Many people [paid for and] took the helicopter directly from Camp 2 because the route to Camp 1 was really dangerous. It was sunny and it started to warm up (around 10 am). Between Camp 2 and Camp 1 there were many avalanches that had fallen the previous night. Possibly it was not so risky anymore, but there was a lot of snow (we walked through the trail with 1m of snow). Camp 1 was buried too.

Coroiu estimated that there was avalanche debris on every section of the route over 50º.

snow-loaded slopes and a line of climbers in the distance.

Broken windslabs between Camp 3 and Camp 2 on Manaslu, October 3. Photo: Lorena Coroiu

Raised eyebrows

The mountaineering community holds climbers who make bold claims about speed or difficult routes to very high standards. Historically, this means providing summit photos, videos, eyewitness accounts, and other evidence to support history-making claims.

Tseng has not provided any proof of the remarkable time she claims. No witnesses can add to the story, since she climbed alone with her guides. All the other expeditions had called their attempts off and descended in quite risky conditions.

“In the conditions I saw on the mountain, I think it is hardly possible to complete the route in 13 hours,” said Lorena Coroiu, who had retreated to Base Camp.

Tseng’s summit push came as a surprise to everyone, but her speed most of all. There was one metre of fresh snow — murderous conditions for even a slow trudge with oxygen, let alone a speed record without oxygen. Ropes were also reported missing from Camp 3, and the trail was not packed down from Camp 4 to the summit.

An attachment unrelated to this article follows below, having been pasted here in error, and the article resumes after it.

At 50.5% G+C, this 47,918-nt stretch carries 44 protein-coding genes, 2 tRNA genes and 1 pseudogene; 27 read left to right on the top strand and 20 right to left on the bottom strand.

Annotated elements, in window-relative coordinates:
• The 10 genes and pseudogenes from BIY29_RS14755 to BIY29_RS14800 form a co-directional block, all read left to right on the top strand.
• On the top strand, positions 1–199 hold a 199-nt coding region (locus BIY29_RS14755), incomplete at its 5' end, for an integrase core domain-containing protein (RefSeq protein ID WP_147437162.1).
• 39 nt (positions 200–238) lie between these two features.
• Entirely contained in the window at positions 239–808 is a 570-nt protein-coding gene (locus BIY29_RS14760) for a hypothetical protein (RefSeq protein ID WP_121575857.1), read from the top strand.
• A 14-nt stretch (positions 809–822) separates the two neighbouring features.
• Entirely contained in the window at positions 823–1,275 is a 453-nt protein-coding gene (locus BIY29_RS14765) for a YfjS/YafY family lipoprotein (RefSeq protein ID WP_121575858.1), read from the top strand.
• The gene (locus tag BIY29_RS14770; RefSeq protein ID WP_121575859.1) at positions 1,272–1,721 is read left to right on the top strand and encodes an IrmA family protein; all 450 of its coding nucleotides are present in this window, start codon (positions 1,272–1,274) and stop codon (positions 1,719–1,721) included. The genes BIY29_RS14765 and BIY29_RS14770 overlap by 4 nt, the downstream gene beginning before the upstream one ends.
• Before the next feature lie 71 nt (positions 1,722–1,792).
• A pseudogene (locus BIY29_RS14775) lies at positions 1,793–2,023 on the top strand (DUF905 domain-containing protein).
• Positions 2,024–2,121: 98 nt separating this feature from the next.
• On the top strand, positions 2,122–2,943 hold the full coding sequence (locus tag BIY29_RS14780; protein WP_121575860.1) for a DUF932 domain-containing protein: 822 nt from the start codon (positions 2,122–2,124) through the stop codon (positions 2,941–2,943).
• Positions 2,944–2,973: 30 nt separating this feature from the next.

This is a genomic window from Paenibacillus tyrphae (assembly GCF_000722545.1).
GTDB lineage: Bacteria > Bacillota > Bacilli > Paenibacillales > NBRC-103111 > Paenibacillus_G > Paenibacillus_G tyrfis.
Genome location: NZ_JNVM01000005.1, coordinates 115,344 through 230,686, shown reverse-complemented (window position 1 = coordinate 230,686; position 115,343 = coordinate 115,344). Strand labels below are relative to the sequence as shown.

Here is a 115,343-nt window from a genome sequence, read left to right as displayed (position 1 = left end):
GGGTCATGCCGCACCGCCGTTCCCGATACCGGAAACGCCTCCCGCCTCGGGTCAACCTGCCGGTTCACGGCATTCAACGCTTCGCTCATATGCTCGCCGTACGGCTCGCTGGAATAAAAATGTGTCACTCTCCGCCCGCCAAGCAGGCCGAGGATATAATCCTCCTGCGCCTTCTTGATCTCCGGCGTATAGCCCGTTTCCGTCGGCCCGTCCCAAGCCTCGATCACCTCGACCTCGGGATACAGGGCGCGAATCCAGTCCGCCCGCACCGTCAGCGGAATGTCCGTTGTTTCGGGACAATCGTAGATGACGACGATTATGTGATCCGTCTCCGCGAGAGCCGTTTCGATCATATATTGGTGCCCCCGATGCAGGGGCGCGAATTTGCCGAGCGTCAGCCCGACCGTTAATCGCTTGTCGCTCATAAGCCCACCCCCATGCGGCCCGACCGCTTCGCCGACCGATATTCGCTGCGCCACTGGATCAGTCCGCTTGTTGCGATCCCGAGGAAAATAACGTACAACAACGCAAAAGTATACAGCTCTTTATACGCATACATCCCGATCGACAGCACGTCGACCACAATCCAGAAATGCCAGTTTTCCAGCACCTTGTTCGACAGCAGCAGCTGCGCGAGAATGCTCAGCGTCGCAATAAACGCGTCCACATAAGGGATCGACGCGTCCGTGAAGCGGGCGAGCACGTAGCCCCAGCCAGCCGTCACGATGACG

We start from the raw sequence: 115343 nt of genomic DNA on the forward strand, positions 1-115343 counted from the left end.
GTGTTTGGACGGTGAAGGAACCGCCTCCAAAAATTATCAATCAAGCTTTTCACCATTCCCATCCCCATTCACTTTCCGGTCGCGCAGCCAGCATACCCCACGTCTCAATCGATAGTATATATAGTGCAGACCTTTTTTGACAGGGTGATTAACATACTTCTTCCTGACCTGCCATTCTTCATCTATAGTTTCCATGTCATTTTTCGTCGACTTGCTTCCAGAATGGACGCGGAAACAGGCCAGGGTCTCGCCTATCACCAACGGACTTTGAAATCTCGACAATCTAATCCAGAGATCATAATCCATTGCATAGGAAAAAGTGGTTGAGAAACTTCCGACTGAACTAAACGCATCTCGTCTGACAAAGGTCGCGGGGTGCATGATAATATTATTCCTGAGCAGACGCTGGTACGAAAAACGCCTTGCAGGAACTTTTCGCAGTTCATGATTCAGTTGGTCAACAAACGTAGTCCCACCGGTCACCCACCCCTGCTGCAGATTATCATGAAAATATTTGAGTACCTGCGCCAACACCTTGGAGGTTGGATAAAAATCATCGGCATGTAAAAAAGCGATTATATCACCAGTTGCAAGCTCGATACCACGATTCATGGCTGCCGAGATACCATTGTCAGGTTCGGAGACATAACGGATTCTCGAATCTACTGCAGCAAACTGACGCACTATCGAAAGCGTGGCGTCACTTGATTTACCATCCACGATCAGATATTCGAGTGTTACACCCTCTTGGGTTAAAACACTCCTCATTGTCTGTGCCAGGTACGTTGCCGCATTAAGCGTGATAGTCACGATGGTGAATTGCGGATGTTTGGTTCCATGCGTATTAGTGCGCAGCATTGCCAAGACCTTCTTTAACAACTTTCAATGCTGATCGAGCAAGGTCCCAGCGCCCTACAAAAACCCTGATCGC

Kristin Harila, Pasdawa Sherpa, and Dawa Ongchu Sherpa climbed in similar conditions on Manaslu (on September 22) and needed 19 hours just to get from Camp 3 to the summit with bottled oxygen. Tseng covered that distance in eight hours without O2.

A text printed on a photo of a cheerful Harila explaines she climbed with "avalanches everywhere".

Documenting her climb, Kristin Harila posted when she finally arrived back at Camp 3 on Manaslu. Photo: Kristin Harila


How had Tseng, who had struggled with her ice-climbing skills just months earlier, suddenly become an elite no-O2 speed climber? One man who had been on previous peaks with Tseng doubted that it was possible. He recalled that she depended heavily on her Sherpas and lacked climbing skills.

Knowing how to use crampons, clipping efficiently to ropes, and moving fluently up vertical sections increase safety, but they also shave off minutes. Over the hours, those minutes add up. Proficient climbing is essential for a speed record, especially when your competitors include the likes of Cazzanelli and Bargiel.

ExplorersWeb asked several climbers who were on Manaslu this season. They declined to comment on the record since they weren’t on the mountain at that time. But none supported her claim, either. Only a local outfitter added a positive word:

“Grace has already climbed and summited multiple 8,000m peaks, including K2 without O2. She is super strong,” Lakpa Sherpa, owner of 8K Expeditions, told ExplorersWeb. Lakpa, however, only saw Tseng leave Base Camp on October 3 at 6:30 pm. He could not speak to her time.

Asking questions

Tseng herself has not provided any details. Nor did she announce her intentions before leaving Base Camp, as climbers often do on social media. On October 2, the day before she left for the summit, she posted about the avalanche that hit Base Camp and noted that Manaslu was “not calm” that season. Since her summit, she has only shared a photo that someone in Base Camp had scribbled on a piece of paper, supposedly indicating her time at different checkpoints.

Dolma Outdoor has kindly shared that paper with ExplorersWeb:

times and camps noted by pencil on a piece of paper.

Tseng’s timing from BC to summit, as noted from Base Camp. Photo shared with ExplorersWeb by Dolma Outdoors